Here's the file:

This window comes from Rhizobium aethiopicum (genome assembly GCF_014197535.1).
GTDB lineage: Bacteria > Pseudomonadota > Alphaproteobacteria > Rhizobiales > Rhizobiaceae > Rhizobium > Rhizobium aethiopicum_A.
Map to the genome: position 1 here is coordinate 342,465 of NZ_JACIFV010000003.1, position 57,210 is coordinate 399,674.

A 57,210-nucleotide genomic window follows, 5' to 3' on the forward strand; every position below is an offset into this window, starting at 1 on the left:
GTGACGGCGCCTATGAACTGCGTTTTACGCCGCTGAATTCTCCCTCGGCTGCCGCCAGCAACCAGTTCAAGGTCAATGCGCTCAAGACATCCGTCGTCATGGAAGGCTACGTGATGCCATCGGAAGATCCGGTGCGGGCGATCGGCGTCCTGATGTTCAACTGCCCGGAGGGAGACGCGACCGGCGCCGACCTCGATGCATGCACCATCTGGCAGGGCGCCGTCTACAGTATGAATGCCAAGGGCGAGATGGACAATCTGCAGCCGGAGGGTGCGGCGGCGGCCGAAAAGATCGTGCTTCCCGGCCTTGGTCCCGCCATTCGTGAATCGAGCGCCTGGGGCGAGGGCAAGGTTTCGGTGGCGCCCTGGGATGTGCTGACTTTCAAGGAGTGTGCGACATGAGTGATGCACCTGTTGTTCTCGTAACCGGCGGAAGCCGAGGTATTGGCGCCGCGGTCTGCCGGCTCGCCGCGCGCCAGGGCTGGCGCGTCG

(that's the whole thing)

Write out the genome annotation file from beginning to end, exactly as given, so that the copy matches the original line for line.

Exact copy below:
This window comes from Rhizobium aethiopicum (genome assembly GCF_014197535.1).
GTDB lineage: Bacteria > Pseudomonadota > Alphaproteobacteria > Rhizobiales > Rhizobiaceae > Rhizobium > Rhizobium aethiopicum_A.
Map to the genome: position 1 here is coordinate 342,465 of NZ_JACIFV010000003.1, position 57,210 is coordinate 399,674.

A 57,210-nucleotide genomic window follows, 5' to 3' on the forward strand; every position below is an offset into this window, starting at 1 on the left:
GTGACGGCGCCTATGAACTGCGTTTTACGCCGCTGAATTCTCCCTCGGCTGCCGCCAGCAACCAGTTCAAGGTCAATGCGCTCAAGACATCCGTCGTCATGGAAGGCTACGTGATGCCATCGGAAGATCCGGTGCGGGCGATCGGCGTCCTGATGTTCAACTGCCCGGAGGGAGACGCGACCGGCGCCGACCTCGATGCATGCACCATCTGGCAGGGCGCCGTCTACAGTATGAATGCCAAGGGCGAGATGGACAATCTGCAGCCGGAGGGTGCGGCGGCGGCCGAAAAGATCGTGCTTCCCGGCCTTGGTCCCGCCATTCGTGAATCGAGCGCCTGGGGCGAGGGCAAGGTTTCGGTGGCGCCCTGGGATGTGCTGACTTTCAAGGAGTGTGCGACATGAGTGATGCACCTGTTGTTCTCGTAACCGGCGGAAGCCGAGGTATTGGCGCCGCGGTCTGCCGGCTCGCCGCGCGCCAGGGCTGGCGCGTCG